Designers are often among the first built environment sectors to feel the impact of a recession. With economic forecasts getting gloomier by the week, practice leaders are buckling up for a rough ride, writes Tom Lowe
“The only time I’ve chaired one of our operations meetings and there have been no leads coming through at all was during Liz Truss and Kwasi Kwarteng’s government,” says Ben Derbyshire, chair of housing architect HTA Design. “The uncertainty that those two managed to instantaneously create was remarkable”.
Derbyshire’s practice is far from alone in having been temporarily scorched by the economic firestorm which Truss and Kwarteng accidentally whipped up during their brief time in Number 10. It has, all told, been a rough few months for architects.
RIBA’s Future Trends survey covering September, the month of the infamous mini-Budget, showed expectations of near-term workloads slump to the lowest level since the first covid lockdown, and nearly to levels not seen since the 2009 financial crisis.
Confidence fell again in October, with nearly 90% of practices expecting workloads to either stay level or slump further. All four sectors covered in the survey, private housing, public sector, commercial and community, continued to slide, while the outlook in London continued to darken. The capital, the architectural sector’s largest market, has now cemented its status as the country’s most pessimistic region.
Derbyshire says the number of enquiries being received at HTA has stabilised following Rishi Sunak and Jeremy Hunt’s efforts to calm the markets. The practice now has a reasonable pipeline that will see them through the next few months barring another disaster such as an escalation of the Ukraine war, he says.
But the mini-Budget fiasco is likely to just be the explosive opening salvo of a longer downturn that will put the entire built environment sector under sustained pressure. The OECD said last month the UK would contract more than any other nation in the G7 next year. The Office for Budget Responsibility has predicted the UK economy will shrink by 1.4% in 2023, with growth of just 1.3% in 2024.
The wider economy did grow by 0.5% in October compared to the previous month, but this has been interpreted as a rebound after output was hit by the extra bank holiday in September for the funeral of Queen Elizabeth. Hunt warned the situation will get worse before it gets better, having said in last month’s Autumn Statement that the country was already in recession.
The Construction Products Association has sharply revised down its forecast for construction output next year from a decline of 0.4% to 3.9%, with private housing activity now expected to plummet by 9%. The latest S&P Global/CIPS UK Construction PMI report has found market confidence among construction buyers was at its lowest since May 2020, at the start of the covid pandemic.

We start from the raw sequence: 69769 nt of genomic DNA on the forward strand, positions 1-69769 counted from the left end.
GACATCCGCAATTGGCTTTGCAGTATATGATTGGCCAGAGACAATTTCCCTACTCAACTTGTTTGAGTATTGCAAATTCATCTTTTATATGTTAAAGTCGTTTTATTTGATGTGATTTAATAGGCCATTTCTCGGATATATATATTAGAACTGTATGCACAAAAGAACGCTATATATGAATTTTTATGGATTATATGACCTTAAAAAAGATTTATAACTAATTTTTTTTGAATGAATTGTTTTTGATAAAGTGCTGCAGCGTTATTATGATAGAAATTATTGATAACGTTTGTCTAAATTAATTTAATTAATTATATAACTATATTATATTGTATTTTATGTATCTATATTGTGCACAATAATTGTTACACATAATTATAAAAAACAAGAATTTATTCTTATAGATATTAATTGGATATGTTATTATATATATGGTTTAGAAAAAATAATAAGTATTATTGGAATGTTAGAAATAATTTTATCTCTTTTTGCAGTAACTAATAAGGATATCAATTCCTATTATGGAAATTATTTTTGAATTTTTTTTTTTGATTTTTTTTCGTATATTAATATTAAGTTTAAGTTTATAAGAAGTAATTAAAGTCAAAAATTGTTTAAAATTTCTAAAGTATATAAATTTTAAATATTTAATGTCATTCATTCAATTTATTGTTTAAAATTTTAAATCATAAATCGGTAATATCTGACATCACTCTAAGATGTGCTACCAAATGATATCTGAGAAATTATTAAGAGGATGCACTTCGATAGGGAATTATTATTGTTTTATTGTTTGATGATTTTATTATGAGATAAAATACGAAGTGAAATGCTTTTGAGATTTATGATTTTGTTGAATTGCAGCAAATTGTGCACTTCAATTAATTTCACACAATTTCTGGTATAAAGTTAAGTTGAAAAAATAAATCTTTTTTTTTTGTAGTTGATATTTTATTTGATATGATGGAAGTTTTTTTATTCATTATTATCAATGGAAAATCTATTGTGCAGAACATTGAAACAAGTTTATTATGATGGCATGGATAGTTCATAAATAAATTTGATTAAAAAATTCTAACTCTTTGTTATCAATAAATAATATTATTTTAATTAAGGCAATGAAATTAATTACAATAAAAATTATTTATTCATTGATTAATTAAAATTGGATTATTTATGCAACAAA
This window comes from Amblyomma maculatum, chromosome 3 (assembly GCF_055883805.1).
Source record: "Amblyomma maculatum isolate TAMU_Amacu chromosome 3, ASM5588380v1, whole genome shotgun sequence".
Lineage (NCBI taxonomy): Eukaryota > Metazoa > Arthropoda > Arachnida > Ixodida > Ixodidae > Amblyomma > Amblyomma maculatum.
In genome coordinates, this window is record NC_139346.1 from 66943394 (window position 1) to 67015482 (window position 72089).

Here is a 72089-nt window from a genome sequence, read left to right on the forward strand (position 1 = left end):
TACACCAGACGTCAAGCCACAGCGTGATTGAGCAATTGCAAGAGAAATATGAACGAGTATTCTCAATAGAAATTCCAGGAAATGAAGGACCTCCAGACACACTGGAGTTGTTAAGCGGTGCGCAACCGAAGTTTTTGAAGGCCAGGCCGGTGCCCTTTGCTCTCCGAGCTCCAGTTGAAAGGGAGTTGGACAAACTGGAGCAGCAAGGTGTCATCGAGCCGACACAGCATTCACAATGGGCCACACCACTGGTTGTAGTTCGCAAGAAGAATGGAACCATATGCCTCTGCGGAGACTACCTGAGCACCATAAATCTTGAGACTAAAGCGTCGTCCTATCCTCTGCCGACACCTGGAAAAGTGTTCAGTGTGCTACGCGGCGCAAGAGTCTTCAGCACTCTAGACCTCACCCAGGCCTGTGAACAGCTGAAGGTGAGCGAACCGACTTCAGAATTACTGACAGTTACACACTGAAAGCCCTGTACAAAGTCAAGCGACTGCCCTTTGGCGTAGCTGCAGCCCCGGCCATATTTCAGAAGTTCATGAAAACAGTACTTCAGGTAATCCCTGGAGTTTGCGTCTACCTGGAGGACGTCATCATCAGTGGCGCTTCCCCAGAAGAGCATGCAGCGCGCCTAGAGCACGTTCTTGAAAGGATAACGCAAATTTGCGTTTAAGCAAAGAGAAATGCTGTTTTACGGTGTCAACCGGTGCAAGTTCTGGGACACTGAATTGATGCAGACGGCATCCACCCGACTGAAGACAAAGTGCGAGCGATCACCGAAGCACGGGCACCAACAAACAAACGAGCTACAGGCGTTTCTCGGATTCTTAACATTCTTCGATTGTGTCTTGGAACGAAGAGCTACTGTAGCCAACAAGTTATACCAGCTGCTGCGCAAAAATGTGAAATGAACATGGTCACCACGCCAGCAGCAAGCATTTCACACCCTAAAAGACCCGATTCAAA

None of this is good news for architects, who are often among the first to feel the impact of trouble in the built environment sector. So how are practices planning for what could be a prolonged period of dwindling work opportunities?
The answer many are giving is diversification. The increasing scarcity of work in London is prompting practices to look further afield into regions with comparatively higher growth, like Manchester and Bristol. Remote working is also making it easier to access global markets, with clients more open to working with practices who operate in different countries than they were before the pandemic. Others are looking for different types of work, such as speculative feasibility studies for developers which want to ensure they have a pipeline ready to go when the market improves and it is safe to build again.
Weston Williamson & Partners has been putting down roots in new markets to ensure a broader base, according to chief operating officer Geoff Bee. “It’s concerning, but we’ve been diversifying across the country looking at different regions, and Scotland and Wales, and also across the globe so we believe we’re relatively well positioned,” he says. “There’s a whole series of wider opportunities across different regions which is where we’re focusing, not only the big projects but on the smaller projects where local growth can occur”.
BE1 Architects is another practice which is focusing more attention on areas outside the capital. Director Ivan Soldo says the practice, which has 11 staff, is refusing to allow its confidence to be kicked by the economic forecasts.
“If anything we’re investing…the next couple of years might be slightly more difficult so why not outweigh that with extra investment now, so we’re looking potentially at the North West of England to expand and tackle that area where we’re a little bit less represented,” he says. “If we slow down to 80% turnover over the coming 12 months, at least there’s another stream of work coming potentially from regions where we have seen opportunities.”